Resolving labour shortages? The digital transformation of working practices in the Japanese service sector

Resolving labour shortages? The digital transformation of working practices in the Japanese service sector

This project will explore the degree to which the so-called ‘digital economy’ including automation and robotisation is able to resolve problems associated with the shortage of labour in the Japanese service sector (food and transportation/logistics). Japan is particularly well-suited for such a study due to its combination of being one of the advanced industrial democracies that has experienced the ageing population and the labour shortage issue most acutely, and also due to it having an advantage in terms of the relatively advanced development of its digital economy. The service sector is particularly relevant in this context, as it tends to be labour-intensive. In 2012 over 75 percent of the Japanese workforce was employed in the service sector generating nearly 70 percent of the country’s GDP.

AIM

The main aim of the project is to demonstrate how the advancement of the digital economy in the service sector has changed working practices and the working environment, and seeks to identify whether the advancement of the digital economy will propose a solution to the challenge of labour shortage in the long-term.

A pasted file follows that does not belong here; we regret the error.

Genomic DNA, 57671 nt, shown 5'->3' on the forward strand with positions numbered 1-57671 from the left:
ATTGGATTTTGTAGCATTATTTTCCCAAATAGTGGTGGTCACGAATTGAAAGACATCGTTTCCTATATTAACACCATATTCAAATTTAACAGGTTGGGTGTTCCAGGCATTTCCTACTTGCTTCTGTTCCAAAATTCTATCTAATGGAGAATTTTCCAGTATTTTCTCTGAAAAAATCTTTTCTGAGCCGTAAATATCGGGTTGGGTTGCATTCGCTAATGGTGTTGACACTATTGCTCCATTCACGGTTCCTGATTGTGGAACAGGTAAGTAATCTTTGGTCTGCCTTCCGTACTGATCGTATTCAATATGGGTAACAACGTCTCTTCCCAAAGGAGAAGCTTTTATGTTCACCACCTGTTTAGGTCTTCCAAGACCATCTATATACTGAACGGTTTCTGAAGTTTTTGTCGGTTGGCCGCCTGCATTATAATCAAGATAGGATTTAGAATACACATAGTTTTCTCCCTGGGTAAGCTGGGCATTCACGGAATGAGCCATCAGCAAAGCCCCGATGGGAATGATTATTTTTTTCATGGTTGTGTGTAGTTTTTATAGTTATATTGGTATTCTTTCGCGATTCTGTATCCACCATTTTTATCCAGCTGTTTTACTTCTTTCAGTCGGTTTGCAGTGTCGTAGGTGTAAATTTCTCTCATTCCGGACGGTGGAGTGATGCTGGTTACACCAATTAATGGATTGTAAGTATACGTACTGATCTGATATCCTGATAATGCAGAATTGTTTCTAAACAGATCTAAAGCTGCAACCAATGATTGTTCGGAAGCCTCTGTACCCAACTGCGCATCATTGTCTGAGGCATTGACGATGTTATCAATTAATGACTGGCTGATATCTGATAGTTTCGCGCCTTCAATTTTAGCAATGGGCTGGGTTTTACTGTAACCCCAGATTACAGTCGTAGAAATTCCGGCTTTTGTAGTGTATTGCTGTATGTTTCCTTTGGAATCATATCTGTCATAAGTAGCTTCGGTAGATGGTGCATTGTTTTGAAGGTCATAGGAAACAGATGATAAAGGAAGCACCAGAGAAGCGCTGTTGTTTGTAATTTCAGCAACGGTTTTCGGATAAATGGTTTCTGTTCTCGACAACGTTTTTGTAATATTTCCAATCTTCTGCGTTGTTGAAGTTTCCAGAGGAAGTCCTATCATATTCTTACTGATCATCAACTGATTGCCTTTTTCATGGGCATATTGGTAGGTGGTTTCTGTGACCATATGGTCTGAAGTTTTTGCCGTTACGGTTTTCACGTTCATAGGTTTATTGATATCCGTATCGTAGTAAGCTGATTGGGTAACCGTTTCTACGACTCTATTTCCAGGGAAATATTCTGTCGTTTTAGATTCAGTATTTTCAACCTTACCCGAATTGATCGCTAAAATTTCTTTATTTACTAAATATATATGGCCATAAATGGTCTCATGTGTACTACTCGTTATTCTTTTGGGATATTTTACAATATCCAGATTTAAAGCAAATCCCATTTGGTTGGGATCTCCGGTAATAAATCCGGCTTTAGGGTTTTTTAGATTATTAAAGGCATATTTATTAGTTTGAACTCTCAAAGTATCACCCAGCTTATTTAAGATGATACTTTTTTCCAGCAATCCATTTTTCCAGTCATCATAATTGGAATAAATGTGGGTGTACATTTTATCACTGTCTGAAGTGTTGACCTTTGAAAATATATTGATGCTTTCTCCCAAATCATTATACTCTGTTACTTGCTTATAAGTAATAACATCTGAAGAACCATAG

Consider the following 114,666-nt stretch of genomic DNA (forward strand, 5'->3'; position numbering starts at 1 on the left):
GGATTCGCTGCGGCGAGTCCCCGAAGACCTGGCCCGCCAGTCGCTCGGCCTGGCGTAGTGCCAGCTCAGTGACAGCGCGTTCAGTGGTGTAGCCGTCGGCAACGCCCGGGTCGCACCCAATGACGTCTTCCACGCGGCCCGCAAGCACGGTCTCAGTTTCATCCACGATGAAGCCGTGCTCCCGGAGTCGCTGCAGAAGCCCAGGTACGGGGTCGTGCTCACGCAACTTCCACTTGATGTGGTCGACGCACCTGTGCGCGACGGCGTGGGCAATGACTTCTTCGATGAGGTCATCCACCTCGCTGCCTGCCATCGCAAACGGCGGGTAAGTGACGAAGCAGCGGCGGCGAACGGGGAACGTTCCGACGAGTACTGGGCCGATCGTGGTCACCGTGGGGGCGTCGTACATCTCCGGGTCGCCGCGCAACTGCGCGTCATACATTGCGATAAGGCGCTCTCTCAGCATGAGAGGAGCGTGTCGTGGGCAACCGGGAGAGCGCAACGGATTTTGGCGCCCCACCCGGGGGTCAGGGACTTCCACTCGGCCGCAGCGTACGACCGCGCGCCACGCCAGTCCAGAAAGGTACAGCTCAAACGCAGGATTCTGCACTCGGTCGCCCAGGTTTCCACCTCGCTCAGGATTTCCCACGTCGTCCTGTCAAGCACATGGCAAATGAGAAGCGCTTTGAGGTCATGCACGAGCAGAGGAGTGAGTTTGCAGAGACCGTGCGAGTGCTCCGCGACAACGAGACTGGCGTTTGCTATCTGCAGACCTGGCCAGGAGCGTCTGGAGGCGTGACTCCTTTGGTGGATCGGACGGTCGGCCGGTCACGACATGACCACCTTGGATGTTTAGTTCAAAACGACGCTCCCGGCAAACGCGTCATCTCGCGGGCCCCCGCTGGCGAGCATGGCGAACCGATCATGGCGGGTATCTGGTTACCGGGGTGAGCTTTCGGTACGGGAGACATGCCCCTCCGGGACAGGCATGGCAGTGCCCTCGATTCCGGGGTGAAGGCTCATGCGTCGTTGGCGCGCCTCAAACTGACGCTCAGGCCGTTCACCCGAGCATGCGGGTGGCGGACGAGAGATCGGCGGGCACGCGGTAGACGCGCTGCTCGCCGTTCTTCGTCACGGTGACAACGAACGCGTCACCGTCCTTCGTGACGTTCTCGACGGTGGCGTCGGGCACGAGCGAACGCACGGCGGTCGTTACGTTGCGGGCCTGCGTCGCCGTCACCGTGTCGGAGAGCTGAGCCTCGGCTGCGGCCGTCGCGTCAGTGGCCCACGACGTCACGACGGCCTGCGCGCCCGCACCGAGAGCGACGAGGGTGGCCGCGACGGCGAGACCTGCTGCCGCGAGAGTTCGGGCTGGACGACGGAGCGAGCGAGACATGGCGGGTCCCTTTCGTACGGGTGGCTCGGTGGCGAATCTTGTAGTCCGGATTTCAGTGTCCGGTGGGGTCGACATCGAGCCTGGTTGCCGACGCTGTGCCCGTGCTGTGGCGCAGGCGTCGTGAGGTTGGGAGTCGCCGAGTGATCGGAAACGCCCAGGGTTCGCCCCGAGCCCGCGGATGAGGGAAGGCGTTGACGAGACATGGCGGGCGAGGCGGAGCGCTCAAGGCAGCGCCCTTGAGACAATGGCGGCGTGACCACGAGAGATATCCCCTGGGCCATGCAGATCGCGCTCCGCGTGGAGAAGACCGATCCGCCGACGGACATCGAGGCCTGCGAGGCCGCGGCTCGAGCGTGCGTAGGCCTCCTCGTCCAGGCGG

STAGES

This project will focus on two industries within the service sector: food industry and transportation/logistics industry. These two industries are chosen due to their importance not only to the Japanese economy but also to the Dutch economy.

Stage One. Chart the recent growth of the new digital economy, including automation, digitisation and robotisation in the service sector (food and (public) transportation/logistics).

Stage Two. Analyze related changes in employment relations: the digital economy’s positive impact upon workstyle including co-working with robots, increased efficiency in the workplace, and the digital economy’s negative impact upon workers including enhanced control and monitoring on labour, blurring divisions between work and life, and a further increase of precarious labour (part-time workers), with subsequent implications for inequality and the ability for workers to consume.

Stage Three. Identify the socio-economic implications of advancing technology in the case of Japan (solution to labour shortages, change in the work-life balance, varieties of working style, polarizing income and inequality, resultant stagnating consumption, and long-term implication on Japan’s macro economy).

The study will be fine-tuned in meetings with partners from Dutch society during the first half of 2018. The findings will be presented on a conference in October 2018.

DURATION

January 2018 – October 2018

STAFF

Dr Saori Shibata

CONTACT

s.shibata@hum.leidenuniv.nl